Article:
Face of a Newport Roman citizen revealed
3:20pm Friday 18th January 2013 in News
THE face of a Roman citizen who lived in Newport and was buried almost 1,800 years ago has been unveiled in Caerleon.
The Bath stone coffin and its resident skeleton at the National Roman Legion Museum has always provoked interest from visitors.
But now, for the first time, the face of the coffin’s resident has been unveiled in a portrait on display at the museum.
The portrait has emerged following collaborative research including isotope analyses and 3D modelling.
Analysis carried out on the skeleton’s teeth revealed that the man in the coffin had spent his childhood years, between the ages of five and eight, in the Newport area and was probably a local boy.
A forensic facial reconstruction was then created and the results used by conservator and artist, Penny Hill, to create a modern portrait of the man in life.
The Roman Bath stone coffin contains the skeleton of the well-preserved male of about 40 years of age who was buried circa AD 200.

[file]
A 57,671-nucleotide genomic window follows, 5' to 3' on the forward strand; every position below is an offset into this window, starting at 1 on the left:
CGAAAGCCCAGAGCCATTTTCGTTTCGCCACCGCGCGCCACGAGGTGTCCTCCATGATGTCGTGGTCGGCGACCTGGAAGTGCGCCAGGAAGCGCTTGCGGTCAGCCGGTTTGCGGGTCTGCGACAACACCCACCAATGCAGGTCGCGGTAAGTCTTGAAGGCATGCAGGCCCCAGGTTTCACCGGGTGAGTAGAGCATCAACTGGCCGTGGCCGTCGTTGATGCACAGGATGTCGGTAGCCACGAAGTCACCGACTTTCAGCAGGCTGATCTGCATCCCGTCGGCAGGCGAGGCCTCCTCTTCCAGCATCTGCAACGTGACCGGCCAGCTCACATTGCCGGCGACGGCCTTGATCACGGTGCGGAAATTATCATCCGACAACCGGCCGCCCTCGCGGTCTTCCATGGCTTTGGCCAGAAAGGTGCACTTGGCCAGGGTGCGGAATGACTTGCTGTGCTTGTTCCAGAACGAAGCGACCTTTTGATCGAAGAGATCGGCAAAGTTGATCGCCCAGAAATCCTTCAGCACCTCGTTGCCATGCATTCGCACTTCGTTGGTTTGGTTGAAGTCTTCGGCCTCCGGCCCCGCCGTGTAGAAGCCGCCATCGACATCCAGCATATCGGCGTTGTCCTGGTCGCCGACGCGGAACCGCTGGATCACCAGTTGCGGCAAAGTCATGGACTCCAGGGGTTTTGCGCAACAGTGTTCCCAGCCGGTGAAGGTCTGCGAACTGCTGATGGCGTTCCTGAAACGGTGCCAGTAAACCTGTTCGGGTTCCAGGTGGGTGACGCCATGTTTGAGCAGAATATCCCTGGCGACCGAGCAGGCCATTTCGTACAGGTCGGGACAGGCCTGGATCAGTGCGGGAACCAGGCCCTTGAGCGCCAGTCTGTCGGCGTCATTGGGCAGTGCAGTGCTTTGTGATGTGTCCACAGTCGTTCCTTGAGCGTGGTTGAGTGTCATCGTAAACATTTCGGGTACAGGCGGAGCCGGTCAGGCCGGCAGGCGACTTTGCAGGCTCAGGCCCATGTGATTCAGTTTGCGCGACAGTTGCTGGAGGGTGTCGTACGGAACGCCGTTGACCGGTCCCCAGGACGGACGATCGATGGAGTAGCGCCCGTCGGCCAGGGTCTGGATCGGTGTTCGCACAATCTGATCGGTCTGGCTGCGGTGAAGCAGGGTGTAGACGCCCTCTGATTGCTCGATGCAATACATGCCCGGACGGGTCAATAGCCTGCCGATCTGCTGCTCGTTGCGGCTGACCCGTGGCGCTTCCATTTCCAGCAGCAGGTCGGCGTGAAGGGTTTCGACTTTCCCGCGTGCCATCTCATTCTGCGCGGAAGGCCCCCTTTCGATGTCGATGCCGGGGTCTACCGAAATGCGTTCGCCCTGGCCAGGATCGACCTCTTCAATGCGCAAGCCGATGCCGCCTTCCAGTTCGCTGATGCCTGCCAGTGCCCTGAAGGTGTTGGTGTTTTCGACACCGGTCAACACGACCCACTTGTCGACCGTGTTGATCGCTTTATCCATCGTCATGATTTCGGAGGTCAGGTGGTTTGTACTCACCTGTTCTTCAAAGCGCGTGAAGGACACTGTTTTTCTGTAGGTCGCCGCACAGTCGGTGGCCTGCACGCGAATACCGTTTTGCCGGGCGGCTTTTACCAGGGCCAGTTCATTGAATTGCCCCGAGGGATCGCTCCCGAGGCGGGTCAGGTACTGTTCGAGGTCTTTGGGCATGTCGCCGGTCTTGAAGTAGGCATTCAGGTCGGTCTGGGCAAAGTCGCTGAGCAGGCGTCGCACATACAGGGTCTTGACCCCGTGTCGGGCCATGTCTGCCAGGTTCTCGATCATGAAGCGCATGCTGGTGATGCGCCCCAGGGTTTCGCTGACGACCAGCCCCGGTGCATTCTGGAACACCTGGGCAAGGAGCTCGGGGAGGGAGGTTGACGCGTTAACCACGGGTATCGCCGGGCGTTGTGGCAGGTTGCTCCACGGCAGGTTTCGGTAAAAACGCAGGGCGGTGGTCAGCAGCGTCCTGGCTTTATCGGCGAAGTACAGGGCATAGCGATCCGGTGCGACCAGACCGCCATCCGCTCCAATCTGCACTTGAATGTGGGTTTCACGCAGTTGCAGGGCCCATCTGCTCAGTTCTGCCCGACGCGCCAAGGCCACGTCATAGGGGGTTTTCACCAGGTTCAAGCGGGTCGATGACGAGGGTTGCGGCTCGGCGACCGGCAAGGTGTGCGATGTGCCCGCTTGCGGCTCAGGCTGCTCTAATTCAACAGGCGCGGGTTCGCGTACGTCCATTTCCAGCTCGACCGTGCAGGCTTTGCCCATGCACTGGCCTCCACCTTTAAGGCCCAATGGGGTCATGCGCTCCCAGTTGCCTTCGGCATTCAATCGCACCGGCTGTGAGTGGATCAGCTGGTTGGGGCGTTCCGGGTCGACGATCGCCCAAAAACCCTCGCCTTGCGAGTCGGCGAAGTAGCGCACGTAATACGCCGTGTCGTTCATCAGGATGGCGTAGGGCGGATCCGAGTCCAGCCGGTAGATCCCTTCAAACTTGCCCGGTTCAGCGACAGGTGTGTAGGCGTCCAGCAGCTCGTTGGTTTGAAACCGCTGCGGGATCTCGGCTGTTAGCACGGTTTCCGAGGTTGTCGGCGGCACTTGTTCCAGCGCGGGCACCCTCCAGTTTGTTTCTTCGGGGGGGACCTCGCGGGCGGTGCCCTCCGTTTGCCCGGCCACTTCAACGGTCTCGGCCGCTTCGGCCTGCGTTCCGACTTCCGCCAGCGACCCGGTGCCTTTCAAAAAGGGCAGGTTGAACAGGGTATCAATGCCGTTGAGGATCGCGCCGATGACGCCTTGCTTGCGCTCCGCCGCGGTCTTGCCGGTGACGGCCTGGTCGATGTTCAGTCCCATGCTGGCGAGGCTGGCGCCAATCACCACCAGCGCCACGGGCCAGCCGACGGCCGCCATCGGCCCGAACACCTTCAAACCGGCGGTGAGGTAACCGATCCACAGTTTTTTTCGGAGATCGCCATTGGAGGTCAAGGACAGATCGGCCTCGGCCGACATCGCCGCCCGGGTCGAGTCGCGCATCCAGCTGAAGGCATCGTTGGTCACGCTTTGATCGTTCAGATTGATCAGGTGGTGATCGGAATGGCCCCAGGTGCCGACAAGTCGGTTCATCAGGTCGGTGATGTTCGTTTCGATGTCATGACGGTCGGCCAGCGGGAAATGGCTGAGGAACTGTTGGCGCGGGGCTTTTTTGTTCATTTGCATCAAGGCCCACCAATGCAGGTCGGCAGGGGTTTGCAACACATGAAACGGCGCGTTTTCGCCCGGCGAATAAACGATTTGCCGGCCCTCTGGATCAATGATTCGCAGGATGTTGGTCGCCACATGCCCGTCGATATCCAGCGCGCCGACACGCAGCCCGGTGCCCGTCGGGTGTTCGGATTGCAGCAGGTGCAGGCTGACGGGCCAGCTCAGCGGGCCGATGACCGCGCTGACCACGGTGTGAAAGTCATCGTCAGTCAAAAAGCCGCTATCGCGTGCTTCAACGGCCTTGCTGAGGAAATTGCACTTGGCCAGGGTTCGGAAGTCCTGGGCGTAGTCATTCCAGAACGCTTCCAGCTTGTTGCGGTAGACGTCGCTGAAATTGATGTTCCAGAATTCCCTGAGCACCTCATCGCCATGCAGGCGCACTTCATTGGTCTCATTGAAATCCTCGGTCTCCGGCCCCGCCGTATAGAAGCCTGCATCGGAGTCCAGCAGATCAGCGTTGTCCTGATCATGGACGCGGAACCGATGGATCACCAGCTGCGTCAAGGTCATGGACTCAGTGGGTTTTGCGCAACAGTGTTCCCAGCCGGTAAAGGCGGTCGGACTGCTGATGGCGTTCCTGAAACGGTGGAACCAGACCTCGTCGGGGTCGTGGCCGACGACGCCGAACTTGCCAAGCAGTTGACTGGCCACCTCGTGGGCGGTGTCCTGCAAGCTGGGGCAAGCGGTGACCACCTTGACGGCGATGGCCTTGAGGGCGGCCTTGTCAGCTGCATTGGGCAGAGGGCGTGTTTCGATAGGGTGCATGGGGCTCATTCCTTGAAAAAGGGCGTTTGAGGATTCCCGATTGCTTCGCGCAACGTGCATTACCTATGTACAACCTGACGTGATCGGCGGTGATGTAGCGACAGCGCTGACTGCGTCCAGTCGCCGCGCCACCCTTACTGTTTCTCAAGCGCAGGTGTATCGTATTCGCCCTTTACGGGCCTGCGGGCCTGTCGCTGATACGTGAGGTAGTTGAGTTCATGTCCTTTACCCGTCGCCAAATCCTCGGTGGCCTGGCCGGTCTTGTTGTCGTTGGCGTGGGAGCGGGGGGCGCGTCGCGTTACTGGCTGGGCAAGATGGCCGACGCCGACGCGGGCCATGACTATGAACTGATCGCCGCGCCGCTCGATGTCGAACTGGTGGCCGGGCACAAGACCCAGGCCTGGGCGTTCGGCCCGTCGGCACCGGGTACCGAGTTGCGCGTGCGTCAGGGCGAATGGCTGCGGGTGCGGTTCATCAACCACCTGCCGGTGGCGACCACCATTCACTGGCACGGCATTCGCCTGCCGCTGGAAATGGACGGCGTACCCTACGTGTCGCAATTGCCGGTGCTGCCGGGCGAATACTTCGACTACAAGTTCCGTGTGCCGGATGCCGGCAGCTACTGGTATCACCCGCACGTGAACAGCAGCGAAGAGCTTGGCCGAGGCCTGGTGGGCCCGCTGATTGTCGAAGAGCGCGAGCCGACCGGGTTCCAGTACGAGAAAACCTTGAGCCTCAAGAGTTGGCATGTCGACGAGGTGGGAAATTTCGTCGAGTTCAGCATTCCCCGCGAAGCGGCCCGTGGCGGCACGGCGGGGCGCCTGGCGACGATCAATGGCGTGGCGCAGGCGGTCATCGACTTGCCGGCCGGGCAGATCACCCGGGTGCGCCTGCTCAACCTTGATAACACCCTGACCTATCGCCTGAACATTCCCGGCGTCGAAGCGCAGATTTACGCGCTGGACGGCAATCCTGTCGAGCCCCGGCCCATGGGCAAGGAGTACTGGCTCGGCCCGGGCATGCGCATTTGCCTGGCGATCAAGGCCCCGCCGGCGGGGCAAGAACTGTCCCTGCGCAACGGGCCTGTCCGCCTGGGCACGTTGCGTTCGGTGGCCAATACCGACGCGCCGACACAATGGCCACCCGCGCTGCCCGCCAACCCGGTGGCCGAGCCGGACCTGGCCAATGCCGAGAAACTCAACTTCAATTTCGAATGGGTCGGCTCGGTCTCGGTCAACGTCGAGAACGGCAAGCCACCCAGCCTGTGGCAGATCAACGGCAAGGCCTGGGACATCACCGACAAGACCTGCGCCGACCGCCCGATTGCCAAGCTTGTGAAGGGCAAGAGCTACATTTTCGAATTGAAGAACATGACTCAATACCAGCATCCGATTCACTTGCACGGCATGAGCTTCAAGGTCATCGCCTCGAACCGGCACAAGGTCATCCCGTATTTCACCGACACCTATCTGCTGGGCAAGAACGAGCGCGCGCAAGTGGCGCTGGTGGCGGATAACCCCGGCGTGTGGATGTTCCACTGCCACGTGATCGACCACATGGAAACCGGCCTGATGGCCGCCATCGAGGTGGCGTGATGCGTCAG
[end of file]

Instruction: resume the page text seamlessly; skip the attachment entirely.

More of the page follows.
It was discovered in November 1995 during building work to enlarge the Caerleon campus of Newport university and the remains were recovered and moved to the museum for study and conservation.
The coffin base, skeleton and associated artefacts were conserved and first displayed at the museum in spring 2002.
Dr Mark Lewis said, "I’m delighted that the final part of the redisplay has been completed. We felt that the research potential of the skeletal remains had not been realised and we wanted to attempt to reconstruct the face of the man in the coffin using modern forensic techniques otherwise used by the police."